Thursday, January 24, 2008

Book Review: Twilight Series

My wife doesn't seem to read a lot of classics. She'll usually entertain herself by reading all the Dan Brown books or all the "Bourne Identity" books. Last fall, her mother referred her to the book "Twilight" by Stephenie Meyer. My wife read the book and the two books following and is now biding her time until Meyer releases a new book in May.

The media is trying to push these books as "The-Next-Harry-Potter-type-series" now that Harry is finishing school. Not, that I know. I have no real association with Harry Potter. Anyway, I try to be a good husband so I started reading the Twilight books for the sake of being able to talk about them with my wife. I've read the first two.

The first thing I said to her was something to the effect of, "It's funny how Young Adult books are so optimistic and hopeful towards an open future. And then how Adult books are kind of the opposite like, and here is the crap that actually happens... here is how hope is pulverized and just having a NORMAL life becomes a luxury."

Thinking back to one of her more recent reads, "Running With Scissors," where the kid would wake up with strange organs in his mouth, she said, "Yeah, I think you and I should read the optimistic kinds of books."

Here it is in a nutshell: Twilight is good but it does require a steady drip of estrogen for optimum reading pleasure. My wife has not baked any estrogen-laced brownies lately so I was forced to read the books with a sense of scrutiny and a strong tendency towards tawdry mockery. Which you can rest assured, my wife loves.

There are some popular criticisms toward these books which I support. The writer pummels it into our heads that Bella, the main character, is as plain and ordinary as humans can possibly come. Did I say human? Did I forget to mention these are VAMPIRE books? What I imagine to be watered-down Anne Rice kind of stuff?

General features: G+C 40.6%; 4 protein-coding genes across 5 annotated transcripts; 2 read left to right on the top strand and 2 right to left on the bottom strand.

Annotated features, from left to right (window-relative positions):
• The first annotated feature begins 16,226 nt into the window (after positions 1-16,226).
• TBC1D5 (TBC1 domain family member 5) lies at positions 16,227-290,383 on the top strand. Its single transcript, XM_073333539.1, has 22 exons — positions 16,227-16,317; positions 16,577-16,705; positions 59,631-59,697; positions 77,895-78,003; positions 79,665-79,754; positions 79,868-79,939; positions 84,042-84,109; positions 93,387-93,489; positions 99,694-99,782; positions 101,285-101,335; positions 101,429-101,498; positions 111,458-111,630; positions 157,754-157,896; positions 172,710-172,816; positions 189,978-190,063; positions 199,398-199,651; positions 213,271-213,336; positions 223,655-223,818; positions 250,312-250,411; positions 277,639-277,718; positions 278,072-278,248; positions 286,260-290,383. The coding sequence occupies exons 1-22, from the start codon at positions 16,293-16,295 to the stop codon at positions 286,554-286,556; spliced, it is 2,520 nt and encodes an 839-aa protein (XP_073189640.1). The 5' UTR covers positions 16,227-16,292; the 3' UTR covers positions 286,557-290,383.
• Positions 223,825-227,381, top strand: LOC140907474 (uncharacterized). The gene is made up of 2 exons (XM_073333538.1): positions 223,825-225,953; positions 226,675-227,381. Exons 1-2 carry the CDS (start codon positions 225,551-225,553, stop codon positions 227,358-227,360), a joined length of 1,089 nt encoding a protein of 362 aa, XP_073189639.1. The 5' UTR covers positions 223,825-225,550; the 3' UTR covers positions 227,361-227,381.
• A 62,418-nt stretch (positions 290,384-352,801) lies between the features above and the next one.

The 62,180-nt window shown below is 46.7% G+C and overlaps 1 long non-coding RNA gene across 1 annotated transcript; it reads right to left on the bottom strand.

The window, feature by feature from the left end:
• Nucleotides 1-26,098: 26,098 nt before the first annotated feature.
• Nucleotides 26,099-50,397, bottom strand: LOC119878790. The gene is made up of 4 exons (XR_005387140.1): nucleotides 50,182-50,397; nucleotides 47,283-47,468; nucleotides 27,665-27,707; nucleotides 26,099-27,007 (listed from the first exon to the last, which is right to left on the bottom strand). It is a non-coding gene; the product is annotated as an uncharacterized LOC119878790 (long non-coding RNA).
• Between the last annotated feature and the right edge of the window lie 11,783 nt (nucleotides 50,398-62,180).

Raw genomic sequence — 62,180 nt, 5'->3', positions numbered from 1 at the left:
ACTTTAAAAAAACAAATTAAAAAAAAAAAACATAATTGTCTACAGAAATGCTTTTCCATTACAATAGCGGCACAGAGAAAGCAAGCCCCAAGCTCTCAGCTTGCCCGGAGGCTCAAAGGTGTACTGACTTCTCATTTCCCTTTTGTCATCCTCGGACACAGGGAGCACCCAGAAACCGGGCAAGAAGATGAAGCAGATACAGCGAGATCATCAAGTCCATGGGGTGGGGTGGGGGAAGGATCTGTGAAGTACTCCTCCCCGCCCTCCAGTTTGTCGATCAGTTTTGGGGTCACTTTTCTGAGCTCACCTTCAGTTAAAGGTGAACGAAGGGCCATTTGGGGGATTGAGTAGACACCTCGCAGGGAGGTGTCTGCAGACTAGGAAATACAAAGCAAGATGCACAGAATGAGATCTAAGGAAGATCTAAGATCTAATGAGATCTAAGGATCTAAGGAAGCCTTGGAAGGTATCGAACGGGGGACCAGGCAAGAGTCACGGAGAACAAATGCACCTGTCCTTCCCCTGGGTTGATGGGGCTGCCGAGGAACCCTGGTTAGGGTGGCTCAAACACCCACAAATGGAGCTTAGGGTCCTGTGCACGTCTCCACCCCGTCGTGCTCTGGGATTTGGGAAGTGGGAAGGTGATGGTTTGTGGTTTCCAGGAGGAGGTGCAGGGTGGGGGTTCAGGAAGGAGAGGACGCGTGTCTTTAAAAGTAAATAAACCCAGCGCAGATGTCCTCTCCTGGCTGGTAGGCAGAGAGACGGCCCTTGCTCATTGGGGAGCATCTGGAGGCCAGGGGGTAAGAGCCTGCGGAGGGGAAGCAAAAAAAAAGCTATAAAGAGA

I watched an interview with Stephenie Meyer where she said she hates it when people ask her what her books are about: Romance, high school, vampires. It sounds silly, but that is the premise and, as entertaining as she may make the situation, she needs to accept that it's silly. What I think is even stranger is that OLD LADIES seem to love these books. My wife was reading the third book, "Eclipse," and I was halfway through a borrowed copy of "Twilight" when we decided to buy our own copy of "Twilight" from Costco. While we were in line at the register, some old lady behind us had to butt in and let us know, "That is such a good book! You are really going to like it!"

Did I also mention that Stephenie Meyer is a Mormon? That means she is practically royalty in Utah. She'll sell a lot of books here just based on that fact and I think that is how the book came to fall into my hands in the first place... despite the fact that she is an Arizona Mormon, which isn't even an Idaho Mormon. But you can only get the pure, concentrated mormons from Utah. But I'm not going to say, "This book is good... for a mormon." It's good all the way around. I think there are only hints at the influence in small details. I'll bring it up again in a minute.